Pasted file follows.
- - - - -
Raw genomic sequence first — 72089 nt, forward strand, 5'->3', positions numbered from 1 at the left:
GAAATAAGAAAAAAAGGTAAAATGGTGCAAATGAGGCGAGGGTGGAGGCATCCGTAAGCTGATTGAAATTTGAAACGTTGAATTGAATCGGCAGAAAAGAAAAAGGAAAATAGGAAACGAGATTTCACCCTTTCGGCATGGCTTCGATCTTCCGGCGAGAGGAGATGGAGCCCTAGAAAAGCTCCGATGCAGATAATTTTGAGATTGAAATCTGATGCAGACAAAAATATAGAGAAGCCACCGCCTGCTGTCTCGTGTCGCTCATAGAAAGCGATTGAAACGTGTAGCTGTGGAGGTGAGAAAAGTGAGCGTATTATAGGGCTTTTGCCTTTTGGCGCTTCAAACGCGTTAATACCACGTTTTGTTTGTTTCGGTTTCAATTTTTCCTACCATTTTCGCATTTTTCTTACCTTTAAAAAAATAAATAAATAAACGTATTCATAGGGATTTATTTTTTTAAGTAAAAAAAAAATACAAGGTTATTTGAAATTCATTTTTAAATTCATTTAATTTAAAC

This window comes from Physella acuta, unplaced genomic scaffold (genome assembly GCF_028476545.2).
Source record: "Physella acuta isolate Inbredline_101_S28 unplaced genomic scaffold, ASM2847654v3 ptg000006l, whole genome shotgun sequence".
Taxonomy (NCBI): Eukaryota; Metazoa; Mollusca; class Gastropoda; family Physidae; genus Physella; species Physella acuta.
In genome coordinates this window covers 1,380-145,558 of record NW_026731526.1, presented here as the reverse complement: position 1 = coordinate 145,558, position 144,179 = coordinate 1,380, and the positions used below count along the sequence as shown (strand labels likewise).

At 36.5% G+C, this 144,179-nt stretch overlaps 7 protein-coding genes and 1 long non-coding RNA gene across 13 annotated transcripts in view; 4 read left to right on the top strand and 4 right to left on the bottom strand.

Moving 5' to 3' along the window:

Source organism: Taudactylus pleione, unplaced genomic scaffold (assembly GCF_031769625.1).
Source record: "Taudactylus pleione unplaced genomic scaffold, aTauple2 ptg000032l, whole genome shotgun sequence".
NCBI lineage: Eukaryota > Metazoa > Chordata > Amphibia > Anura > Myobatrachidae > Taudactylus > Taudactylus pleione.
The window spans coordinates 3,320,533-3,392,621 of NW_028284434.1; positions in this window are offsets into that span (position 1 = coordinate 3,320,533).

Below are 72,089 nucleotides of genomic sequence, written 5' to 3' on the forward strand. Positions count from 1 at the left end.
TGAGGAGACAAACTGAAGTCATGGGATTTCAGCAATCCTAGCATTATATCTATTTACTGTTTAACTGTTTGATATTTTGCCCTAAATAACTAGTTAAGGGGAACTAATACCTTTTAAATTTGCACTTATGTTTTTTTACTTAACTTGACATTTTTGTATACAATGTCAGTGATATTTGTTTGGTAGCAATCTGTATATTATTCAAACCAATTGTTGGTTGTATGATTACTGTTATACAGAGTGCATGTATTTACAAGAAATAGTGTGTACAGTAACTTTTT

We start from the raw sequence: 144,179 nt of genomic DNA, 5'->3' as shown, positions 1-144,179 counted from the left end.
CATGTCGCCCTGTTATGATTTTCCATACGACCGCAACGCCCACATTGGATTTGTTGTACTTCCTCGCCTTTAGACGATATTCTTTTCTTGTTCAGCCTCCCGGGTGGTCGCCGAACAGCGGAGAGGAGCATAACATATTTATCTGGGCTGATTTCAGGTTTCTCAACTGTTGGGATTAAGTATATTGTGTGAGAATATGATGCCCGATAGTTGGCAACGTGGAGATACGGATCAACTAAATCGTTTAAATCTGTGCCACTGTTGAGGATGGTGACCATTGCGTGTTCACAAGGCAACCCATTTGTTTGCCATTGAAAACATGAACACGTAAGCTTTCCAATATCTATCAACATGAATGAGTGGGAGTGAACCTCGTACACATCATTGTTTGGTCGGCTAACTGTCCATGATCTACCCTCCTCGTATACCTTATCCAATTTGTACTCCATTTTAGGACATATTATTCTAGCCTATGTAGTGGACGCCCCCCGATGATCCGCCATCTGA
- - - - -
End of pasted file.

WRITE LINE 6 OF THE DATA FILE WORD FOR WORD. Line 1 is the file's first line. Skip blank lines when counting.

In genome coordinates this window covers 1,380-145,558 of record NW_026731526.1, presented here as the reverse complement: position 1 = coordinate 145,558, position 144,179 = coordinate 1,380, and the positions used below count along the sequence as shown (strand labels likewise).